Revenge in a Cold River by Anne Perry. I started reading Perry's historical mysteries some twenty years ago. I enjoyed the Charlotte and Thomas Pitt novels first, but after reading The Face of a Stranger, the first William Monk novel, I was completely hooked.
A little background (although I think each novel works well as a stand alone): In 1856 William Monk was seriously injured in a carriage accident and has no memory of his life before the accident. He has managed, with the help of the estimable Hester Latterly, to resume his career and to keep his lack of memory a secret from almost everyone.
In Revenge in a Cold River, Monk begins to realize that his nemesis--customs officer McNabb--has finally realized that Monk has no memory of events before 1856 and intends to destroy him. Finally, the fans of this series discover why McNabb hates Monk and are given a glimpse of Monk's background as a young man.
As usual, Perry's period depictions are detailed, the suspense is palpable, and her characters flawed and imperfect, but often courageous. Familiar characters populate the novel, and we learn more about Beata York, the woman Oliver Rathbone loves. I've been curious about her and was happy to see Beata has more to offer. Hester takes a smaller role in Revenge, but her dedicated and independent nature is, as always, of primary support to Monk.
I'm really not certain which books I like better--those that feature Monk or those that feature Hester. Perry's switching the lead protagonist keeps the series interesting and allows her to focus on different elements of the Victorian period.
(Amazon is offering a bundle of the first three books in the series, and if you relish good Victorian novels--this is a bargain.)
Historic Mystery. Sept. 6, 2016. Print length: 320 pages.
Assassins by Jim Eldridge. "The first of a new mystery series featuring Winston Churchill and King George V: an intriguing departure for bestselling children's author Jim Eldridge. "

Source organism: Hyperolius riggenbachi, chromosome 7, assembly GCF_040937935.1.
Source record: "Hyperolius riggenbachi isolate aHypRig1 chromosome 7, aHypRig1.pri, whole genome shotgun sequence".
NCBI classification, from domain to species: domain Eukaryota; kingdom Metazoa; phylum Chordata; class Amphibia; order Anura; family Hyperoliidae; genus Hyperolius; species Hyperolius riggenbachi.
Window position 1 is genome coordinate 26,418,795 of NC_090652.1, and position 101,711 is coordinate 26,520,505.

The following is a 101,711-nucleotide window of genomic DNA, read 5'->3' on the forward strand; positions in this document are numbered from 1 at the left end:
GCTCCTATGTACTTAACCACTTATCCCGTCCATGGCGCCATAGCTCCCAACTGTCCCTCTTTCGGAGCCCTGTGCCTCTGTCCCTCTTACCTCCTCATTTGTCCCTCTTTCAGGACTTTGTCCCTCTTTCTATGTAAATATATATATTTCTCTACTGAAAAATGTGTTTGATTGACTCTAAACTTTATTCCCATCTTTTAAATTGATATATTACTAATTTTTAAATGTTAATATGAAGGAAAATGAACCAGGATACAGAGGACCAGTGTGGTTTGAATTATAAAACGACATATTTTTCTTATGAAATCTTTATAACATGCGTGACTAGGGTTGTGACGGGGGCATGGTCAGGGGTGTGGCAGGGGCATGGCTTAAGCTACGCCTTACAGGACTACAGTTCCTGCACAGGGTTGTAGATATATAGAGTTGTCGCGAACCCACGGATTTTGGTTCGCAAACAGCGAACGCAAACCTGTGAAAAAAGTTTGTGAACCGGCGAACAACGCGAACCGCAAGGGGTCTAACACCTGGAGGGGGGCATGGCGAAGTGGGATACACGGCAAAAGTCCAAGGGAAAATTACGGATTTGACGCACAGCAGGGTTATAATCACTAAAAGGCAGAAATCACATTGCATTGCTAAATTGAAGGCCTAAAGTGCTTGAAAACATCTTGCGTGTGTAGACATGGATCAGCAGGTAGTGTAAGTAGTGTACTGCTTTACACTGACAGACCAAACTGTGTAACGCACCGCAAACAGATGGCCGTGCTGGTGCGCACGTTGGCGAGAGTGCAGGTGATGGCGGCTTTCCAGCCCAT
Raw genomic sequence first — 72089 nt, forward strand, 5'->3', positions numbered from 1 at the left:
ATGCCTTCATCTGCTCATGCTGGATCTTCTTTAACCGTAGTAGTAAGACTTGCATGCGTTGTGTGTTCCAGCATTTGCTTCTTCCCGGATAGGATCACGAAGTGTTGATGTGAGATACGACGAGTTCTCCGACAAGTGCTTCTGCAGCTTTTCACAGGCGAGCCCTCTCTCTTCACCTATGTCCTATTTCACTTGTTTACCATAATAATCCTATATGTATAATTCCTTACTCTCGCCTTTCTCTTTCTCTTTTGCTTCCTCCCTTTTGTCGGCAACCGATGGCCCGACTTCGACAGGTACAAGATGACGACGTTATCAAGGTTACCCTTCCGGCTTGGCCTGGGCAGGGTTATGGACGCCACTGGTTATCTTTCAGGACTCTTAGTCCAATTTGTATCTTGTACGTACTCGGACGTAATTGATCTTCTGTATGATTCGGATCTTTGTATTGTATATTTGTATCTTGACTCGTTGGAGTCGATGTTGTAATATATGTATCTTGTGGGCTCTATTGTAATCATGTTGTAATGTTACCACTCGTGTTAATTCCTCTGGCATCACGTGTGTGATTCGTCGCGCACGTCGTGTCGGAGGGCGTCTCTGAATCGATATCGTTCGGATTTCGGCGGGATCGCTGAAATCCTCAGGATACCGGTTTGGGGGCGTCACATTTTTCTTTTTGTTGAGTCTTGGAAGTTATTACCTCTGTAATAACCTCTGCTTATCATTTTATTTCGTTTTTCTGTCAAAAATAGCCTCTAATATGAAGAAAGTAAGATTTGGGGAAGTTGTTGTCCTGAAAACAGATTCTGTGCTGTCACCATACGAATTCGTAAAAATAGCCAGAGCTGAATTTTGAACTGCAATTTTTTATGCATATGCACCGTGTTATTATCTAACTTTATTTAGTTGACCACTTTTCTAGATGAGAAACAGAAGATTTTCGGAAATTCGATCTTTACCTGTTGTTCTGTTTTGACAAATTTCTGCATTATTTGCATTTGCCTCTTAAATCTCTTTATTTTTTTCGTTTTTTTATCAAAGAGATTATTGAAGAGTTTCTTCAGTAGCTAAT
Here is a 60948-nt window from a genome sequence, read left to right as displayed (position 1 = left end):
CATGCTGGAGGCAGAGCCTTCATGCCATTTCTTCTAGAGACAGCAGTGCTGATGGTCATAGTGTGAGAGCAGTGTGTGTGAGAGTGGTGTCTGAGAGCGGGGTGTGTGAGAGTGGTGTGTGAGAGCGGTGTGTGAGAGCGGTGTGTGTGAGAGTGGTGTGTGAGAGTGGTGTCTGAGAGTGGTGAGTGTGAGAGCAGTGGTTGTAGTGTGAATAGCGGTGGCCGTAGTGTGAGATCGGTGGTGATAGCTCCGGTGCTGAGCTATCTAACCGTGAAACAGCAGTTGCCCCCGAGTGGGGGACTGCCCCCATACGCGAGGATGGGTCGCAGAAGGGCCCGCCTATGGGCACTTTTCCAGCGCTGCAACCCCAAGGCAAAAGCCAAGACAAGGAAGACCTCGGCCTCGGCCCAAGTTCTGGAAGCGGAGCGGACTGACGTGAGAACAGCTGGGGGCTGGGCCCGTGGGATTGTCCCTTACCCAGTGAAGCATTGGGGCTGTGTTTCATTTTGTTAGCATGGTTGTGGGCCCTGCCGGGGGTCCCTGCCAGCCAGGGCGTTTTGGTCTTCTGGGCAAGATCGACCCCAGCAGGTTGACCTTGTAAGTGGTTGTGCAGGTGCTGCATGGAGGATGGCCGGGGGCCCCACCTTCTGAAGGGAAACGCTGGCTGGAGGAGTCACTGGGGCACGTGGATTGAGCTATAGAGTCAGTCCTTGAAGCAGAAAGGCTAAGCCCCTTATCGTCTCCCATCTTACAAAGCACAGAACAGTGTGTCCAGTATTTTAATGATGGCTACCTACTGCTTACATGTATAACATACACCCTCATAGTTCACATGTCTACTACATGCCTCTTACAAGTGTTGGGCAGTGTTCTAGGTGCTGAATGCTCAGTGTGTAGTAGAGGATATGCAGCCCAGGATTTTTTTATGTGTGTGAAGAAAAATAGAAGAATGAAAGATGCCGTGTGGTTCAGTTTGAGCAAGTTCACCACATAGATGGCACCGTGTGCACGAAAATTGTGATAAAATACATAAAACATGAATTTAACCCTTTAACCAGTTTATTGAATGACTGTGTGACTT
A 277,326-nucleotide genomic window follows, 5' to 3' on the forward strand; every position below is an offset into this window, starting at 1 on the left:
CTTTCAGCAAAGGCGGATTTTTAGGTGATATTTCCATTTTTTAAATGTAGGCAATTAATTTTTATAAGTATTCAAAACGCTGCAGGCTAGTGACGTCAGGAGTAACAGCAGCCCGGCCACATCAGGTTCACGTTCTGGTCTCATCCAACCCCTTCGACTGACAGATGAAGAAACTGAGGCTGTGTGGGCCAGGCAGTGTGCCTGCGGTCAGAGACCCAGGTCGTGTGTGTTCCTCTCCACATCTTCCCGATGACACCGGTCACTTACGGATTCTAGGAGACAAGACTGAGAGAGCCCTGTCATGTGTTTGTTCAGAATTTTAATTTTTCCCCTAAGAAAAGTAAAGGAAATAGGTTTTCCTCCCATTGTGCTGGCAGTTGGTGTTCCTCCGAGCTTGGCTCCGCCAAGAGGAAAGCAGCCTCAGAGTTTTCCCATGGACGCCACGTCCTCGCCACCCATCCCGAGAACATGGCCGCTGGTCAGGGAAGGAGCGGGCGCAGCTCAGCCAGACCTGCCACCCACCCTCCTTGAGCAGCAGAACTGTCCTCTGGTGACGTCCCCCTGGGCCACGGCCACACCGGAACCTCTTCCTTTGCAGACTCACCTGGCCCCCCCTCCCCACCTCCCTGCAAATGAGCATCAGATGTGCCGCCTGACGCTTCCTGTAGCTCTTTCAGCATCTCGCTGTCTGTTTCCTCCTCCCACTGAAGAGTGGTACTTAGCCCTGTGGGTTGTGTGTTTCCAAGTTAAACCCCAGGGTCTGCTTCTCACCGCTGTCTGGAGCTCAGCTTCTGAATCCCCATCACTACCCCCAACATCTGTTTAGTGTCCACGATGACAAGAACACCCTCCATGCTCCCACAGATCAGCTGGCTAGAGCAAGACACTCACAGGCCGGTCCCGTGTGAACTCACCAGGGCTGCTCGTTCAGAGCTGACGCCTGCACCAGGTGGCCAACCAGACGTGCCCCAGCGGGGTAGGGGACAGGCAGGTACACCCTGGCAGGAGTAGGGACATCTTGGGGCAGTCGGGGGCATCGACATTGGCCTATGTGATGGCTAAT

I enjoyed this first installment of a new series featuring DCI Paul Stark and set in the early 1920's. Churchill, always controversial, is presented with both his flaws and his strengths, and I liked the way Stark's initial dislike of Churchill alters as the book progresses even as he continues to view him honestly.
Eldridge includes some of the most difficult issues faced by the British Government during the time: debt, unemployment and the demobilization of soldiers following WWI, the problem of Irish Home Rule, women's suffrage (only women over 30 who owned property were given the vote in 1918, so the issue was still active), socialism, etc.
The most interesting part for me, however, is the role played by secondary characters like Michael Collins. I knew Collins was associated with Sinn Fein and the struggle for Irish Independence, but that was the extent of my knowledge. Even though his role in the novel isn't large, his personality and appeal are obvious. I wanted to know more and did some online research--Collins and Eamon de Valera are part of a fascinating era of history. (Now, I want to see the 1996 film Michael Collins with Liam Neeson and Alan Rickman.)
A good mystery and a series I will follow.
Historic Mystery. Oct. 1, 2016. Print length: 256 pages.
I will mention both of these books again closer to publication.